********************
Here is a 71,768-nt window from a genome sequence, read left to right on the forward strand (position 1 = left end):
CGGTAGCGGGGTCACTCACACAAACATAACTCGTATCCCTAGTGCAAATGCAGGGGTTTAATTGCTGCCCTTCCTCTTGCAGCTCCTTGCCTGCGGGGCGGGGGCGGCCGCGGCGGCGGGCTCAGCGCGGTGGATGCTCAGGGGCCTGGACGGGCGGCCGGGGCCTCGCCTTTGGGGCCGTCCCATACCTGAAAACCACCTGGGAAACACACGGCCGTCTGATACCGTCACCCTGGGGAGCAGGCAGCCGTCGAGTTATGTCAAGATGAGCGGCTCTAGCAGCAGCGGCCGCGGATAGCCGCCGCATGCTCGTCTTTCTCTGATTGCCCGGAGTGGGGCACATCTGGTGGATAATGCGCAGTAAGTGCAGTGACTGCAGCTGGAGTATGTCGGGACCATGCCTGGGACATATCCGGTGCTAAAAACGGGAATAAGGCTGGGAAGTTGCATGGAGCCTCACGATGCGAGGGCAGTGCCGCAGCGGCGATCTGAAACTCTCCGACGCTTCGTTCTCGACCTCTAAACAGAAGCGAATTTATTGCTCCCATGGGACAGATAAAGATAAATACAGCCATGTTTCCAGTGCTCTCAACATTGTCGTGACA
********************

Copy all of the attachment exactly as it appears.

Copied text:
Here is a 71,768-nt window from a genome sequence, read left to right on the forward strand (position 1 = left end):
CGGTAGCGGGGTCACTCACACAAACATAACTCGTATCCCTAGTGCAAATGCAGGGGTTTAATTGCTGCCCTTCCTCTTGCAGCTCCTTGCCTGCGGGGCGGGGGCGGCCGCGGCGGCGGGCTCAGCGCGGTGGATGCTCAGGGGCCTGGACGGGCGGCCGGGGCCTCGCCTTTGGGGCCGTCCCATACCTGAAAACCACCTGGGAAACACACGGCCGTCTGATACCGTCACCCTGGGGAGCAGGCAGCCGTCGAGTTATGTCAAGATGAGCGGCTCTAGCAGCAGCGGCCGCGGATAGCCGCCGCATGCTCGTCTTTCTCTGATTGCCCGGAGTGGGGCACATCTGGTGGATAATGCGCAGTAAGTGCAGTGACTGCAGCTGGAGTATGTCGGGACCATGCCTGGGACATATCCGGTGCTAAAAACGGGAATAAGGCTGGGAAGTTGCATGGAGCCTCACGATGCGAGGGCAGTGCCGCAGCGGCGATCTGAAACTCTCCGACGCTTCGTTCTCGACCTCTAAACAGAAGCGAATTTATTGCTCCCATGGGACAGATAAAGATAAATACAGCCATGTTTCCAGTGCTCTCAACATTGTCGTGACA